Fallout from Saudi Arabia strikes is everywhere
The attack on a Saudi Arabian oil field Saturday is still reverberating through markets, and it could have long-term implications for much more than the price of crude.
What's happening: Just about every market was moved by the attack and fears or hopes of how it could reprice assets.
- Oil prices saw the biggest move, with U.S. WTI crude futures rising by 15%, the largest uptick since 2008.
- Stock prices fell, with the Dow, S&P and Nasdaq all ending the day lower. Airlines were hit hard as JetBlue and United Airlines both fell nearly 3% while American Airlines dropped 7.3%.
- Energy stocks, on the other hand, had their best day of the year, with the S&P Oil & Gas Production ETF jumping almost 11%, and the S&P energy sector rising out of a bear market with its best session of 2019.
- Yields on the benchmark 10-year Treasury note fell by the most in 3 weeks, as traders sought safe haven U.S. government debt. Gold prices also jumped 1%.
- Saudi officials also said they may delay an IPO for state oil company Saudi Aramco as a result of the attacks.
Looking ahead: Gas prices could rise meaningfully if tensions persist in the Gulf between longtime rivals Saudi Arabia and Iran, which the White House blamed for the bombing.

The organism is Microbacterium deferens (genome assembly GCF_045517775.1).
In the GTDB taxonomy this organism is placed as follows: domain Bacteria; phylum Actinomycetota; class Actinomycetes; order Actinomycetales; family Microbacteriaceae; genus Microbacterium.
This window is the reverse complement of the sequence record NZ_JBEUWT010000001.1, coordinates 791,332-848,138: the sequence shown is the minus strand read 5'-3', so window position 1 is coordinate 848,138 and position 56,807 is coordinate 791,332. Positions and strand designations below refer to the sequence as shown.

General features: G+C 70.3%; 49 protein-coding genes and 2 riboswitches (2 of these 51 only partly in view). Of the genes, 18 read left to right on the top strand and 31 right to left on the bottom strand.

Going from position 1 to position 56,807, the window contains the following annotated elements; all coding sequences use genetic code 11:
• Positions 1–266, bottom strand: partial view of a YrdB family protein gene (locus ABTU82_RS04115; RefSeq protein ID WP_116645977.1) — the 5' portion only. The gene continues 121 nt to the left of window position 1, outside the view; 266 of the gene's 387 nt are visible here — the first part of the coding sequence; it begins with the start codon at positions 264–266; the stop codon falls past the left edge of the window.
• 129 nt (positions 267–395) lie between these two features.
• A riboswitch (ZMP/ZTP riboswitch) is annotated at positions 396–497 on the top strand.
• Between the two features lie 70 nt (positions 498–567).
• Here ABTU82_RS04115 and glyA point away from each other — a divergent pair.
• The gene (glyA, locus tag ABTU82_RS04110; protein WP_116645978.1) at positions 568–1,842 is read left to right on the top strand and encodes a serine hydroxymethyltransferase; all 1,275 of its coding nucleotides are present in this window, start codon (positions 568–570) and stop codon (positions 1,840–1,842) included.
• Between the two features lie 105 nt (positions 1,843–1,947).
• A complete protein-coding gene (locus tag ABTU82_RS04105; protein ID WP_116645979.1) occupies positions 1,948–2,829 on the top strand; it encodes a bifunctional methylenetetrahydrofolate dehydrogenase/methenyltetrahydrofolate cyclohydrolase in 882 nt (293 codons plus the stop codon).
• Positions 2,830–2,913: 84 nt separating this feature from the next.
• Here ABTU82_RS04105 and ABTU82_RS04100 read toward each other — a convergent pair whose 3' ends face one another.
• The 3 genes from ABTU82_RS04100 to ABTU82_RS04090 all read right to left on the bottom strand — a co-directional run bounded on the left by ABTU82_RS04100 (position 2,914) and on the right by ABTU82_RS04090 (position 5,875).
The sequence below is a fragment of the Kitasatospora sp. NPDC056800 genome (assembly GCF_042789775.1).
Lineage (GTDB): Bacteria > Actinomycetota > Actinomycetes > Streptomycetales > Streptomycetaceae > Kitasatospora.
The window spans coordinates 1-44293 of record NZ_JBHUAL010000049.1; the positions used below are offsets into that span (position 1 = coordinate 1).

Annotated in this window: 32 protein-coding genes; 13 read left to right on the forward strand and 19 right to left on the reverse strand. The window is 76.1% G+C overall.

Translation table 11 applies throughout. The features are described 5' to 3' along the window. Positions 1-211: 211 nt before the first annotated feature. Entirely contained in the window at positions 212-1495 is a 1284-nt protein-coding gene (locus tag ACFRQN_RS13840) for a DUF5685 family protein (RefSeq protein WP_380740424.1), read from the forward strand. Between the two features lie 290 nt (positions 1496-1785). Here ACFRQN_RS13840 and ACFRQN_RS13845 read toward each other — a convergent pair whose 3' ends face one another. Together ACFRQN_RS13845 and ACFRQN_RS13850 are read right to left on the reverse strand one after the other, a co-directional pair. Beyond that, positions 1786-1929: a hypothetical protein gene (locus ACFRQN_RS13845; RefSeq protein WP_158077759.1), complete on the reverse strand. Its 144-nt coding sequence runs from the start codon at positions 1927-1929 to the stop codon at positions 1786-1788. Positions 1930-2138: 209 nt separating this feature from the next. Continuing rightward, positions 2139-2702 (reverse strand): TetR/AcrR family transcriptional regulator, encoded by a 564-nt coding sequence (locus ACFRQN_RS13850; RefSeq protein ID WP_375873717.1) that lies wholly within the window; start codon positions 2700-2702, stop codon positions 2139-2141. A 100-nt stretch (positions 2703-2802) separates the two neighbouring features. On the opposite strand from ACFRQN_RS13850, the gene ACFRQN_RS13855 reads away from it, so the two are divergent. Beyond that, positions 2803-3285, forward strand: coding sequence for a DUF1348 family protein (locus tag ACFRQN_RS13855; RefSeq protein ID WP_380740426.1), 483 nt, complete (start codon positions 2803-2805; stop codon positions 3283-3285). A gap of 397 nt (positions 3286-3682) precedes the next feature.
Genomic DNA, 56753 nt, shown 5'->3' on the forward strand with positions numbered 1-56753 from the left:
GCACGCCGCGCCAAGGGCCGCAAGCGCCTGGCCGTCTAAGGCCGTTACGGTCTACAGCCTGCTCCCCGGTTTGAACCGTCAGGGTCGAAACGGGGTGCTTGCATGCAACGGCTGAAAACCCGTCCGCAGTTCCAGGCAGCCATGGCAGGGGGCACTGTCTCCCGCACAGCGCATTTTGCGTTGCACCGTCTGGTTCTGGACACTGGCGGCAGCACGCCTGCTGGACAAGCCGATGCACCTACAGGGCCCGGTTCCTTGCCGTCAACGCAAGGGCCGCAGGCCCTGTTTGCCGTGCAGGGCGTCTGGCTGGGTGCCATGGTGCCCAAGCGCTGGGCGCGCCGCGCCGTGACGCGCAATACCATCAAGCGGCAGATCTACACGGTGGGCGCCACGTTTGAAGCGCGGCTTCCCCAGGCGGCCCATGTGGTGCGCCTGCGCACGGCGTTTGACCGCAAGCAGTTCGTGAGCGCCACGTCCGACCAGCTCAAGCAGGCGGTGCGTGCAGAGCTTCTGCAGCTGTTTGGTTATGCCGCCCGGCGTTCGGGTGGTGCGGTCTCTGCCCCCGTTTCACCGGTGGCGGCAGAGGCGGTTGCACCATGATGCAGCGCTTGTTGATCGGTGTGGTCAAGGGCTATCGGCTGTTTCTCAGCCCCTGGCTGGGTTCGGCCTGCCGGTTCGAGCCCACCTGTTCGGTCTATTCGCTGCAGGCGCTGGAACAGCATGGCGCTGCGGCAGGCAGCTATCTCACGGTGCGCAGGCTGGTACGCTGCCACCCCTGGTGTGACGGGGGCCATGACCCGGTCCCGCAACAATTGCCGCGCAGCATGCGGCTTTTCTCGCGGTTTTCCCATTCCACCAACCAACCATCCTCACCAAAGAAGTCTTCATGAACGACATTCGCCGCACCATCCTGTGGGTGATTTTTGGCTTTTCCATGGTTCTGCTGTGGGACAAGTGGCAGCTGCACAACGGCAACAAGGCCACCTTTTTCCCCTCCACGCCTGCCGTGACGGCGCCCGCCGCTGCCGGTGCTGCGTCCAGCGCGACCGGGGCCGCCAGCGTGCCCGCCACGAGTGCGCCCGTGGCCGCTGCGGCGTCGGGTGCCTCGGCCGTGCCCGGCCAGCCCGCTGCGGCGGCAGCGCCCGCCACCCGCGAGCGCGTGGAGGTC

- Oil analyst Andy Lipow predicted on CNBC that U.S. gas prices will rise by 20 cents per gallon “over the next week to 10 days.” The average price of a regular gallon of unleaded has been around $2.56, according to AAA.
- That could also lead to a material increase in inflation, which is already seeing a pickup thanks to the tariffs in the U.S.-China trade war and rising U.S. wages.
- An inflation surprise could force the Fed to re-evaluate its easing path in the coming months, potentially exacerbating the damage from the trade war.
Yes, but: Oil prices are still a far cry from their levels even a year ago and are not even threatening $100 a barrel, where they held for much of 2011 to 2014.
- "Higher prices will hurt consumer spending, but there will be some offset by an increase in energy-related investment. The good news is that the U.S. consumer is in good shape and can absorb higher gasoline prices in the near term," Ryan Sweet of Moody’s Analytics tells WSJ.
The big picture: Much of what happens next will depend on President Trump and his response to the attack. On Monday, he tweeted that the U.S. was "locked and loaded" and prepared for any conflict, but later asserted that he was "somebody that would like not to have war."